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Analyzing a CBC in which one attribute is a constructed list


It was mentioned here: https://sawtoothsoftware.com/forum/7553/constructed-used-populate-levels-attribute-different-brands that it is is possible to pass a constructed list for the levels of an attribute for a CBC exercise (such as brands), but that the analysis on the back end is tricky.

Are there any materials or further information that could be provided to guide me in the analytical process? Roughly, is it a matter of running a separate HB among respondents who were shown the same sub-list of brands?

I'm using SSI Web v8.4.8, for what it's worth.

EDIT: I found this answer, which helps quite a bit: https://sawtoothsoftware.com/forum/13824/choose-efficient-tasks-with-constructed-list-one-attribute
asked Feb 13, 2018 by Phil (145 points)
edited Feb 13, 2018 by Phil

1 Answer

0 votes
I cannot think of a handy document that describes how to do constructed lists for brands in CBC.  

Certainly ACBC (Adaptive CBC) has capabilities built into the software for doing this and with supporting documentation.

With CBC and constructed lists for brands (a power trick), the big gotcha is that the list of brands has to be identical length for each respondent.  (That's because CBC uses an experimental design that you generate prior to fielding the study and that is uploaded as a database of designs to the web server.)

There are multiple approaches to analysis.  And, the approach you take depends on whether the brands you selected for a respondent were due to preference or availability within the respondent's region.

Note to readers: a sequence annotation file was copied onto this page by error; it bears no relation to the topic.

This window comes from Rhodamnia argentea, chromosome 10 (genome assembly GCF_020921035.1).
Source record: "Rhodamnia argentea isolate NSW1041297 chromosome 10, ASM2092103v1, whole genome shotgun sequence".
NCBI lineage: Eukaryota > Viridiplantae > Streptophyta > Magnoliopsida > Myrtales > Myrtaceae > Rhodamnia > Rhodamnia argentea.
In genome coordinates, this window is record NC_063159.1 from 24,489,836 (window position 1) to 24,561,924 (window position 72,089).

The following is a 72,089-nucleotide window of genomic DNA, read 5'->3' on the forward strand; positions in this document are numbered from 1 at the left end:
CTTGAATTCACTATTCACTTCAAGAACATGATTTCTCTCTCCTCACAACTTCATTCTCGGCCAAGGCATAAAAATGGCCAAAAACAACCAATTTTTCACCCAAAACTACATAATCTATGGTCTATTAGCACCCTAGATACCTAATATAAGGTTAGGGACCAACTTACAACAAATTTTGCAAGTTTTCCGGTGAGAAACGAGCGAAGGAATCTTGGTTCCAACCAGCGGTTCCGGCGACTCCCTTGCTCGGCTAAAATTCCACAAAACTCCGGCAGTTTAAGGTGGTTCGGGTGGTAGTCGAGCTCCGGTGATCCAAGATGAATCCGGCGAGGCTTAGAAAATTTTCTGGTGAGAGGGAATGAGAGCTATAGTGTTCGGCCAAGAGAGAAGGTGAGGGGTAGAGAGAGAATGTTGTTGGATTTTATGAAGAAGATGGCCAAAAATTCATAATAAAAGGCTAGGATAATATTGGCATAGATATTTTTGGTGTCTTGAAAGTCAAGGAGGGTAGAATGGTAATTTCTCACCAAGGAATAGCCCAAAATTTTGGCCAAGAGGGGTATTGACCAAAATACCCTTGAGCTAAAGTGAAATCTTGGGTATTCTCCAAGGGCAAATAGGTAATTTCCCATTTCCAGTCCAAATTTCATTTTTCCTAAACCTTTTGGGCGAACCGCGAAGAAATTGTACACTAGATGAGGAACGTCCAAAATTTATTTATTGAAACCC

You typically do NOT have to break out the respondents into subsets of respondents who received the same brands; there typically are ways to reorganize the data for analysis such that all respondents are kept together.  But, in the case of just a few regions (say 4 or fewer) dictating which brands are available within the region and in the case that each region has around 500 or more respondents, it would be appropriate and easy to break out the respondents by region into different data sets and to run analysis separately within each of those groupings of respondents.
answered Feb 13, 2018 by Bryan Orme Platinum Sawtooth Software, Inc. (173,090 points)
Thanks Bryan. Given you answer on the question I linked at the end, I'm leaning towards pushing back against the usage of a constructed list, or that we move this into an ACBC exercise.
ACBC tends to work well if the total number of attributes is 4 or greater.
There are 6 attributes in total, so this wouldn't be a problem.